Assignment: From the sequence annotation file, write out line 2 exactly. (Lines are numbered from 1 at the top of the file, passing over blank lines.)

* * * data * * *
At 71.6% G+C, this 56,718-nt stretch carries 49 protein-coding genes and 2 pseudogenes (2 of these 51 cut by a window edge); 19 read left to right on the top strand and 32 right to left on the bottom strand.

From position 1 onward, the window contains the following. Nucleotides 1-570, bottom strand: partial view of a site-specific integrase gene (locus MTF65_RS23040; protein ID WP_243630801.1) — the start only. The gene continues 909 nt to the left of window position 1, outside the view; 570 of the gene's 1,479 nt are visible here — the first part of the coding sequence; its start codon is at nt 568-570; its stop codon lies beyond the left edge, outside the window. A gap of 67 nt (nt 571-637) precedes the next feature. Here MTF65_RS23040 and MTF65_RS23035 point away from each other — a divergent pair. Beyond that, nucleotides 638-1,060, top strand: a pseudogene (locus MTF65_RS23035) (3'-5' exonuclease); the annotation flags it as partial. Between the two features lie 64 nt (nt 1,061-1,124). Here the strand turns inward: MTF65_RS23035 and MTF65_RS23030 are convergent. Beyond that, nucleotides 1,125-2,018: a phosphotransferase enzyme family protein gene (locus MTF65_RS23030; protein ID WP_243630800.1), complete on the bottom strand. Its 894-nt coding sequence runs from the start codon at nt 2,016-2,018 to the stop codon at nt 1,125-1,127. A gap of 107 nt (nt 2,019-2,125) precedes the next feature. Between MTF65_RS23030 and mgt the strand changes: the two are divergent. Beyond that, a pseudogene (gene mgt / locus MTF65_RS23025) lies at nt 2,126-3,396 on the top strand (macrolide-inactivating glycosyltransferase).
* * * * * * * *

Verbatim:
From position 1 onward, the window contains the following. Nucleotides 1-570, bottom strand: partial view of a site-specific integrase gene (locus MTF65_RS23040; protein ID WP_243630801.1) — the start only. The gene continues 909 nt to the left of window position 1, outside the view; 570 of the gene's 1,479 nt are visible here — the first part of the coding sequence; its start codon is at nt 568-570; its stop codon lies beyond the left edge, outside the window. A gap of 67 nt (nt 571-637) precedes the next feature. Here MTF65_RS23040 and MTF65_RS23035 point away from each other — a divergent pair. Beyond that, nucleotides 638-1,060, top strand: a pseudogene (locus MTF65_RS23035) (3'-5' exonuclease); the annotation flags it as partial. Between the two features lie 64 nt (nt 1,061-1,124). Here the strand turns inward: MTF65_RS23035 and MTF65_RS23030 are convergent. Beyond that, nucleotides 1,125-2,018: a phosphotransferase enzyme family protein gene (locus MTF65_RS23030; protein ID WP_243630800.1), complete on the bottom strand. Its 894-nt coding sequence runs from the start codon at nt 2,016-2,018 to the stop codon at nt 1,125-1,127. A gap of 107 nt (nt 2,019-2,125) precedes the next feature. Between MTF65_RS23030 and mgt the strand changes: the two are divergent. Beyond that, a pseudogene (gene mgt / locus MTF65_RS23025) lies at nt 2,126-3,396 on the top strand (macrolide-inactivating glycosyltransferase).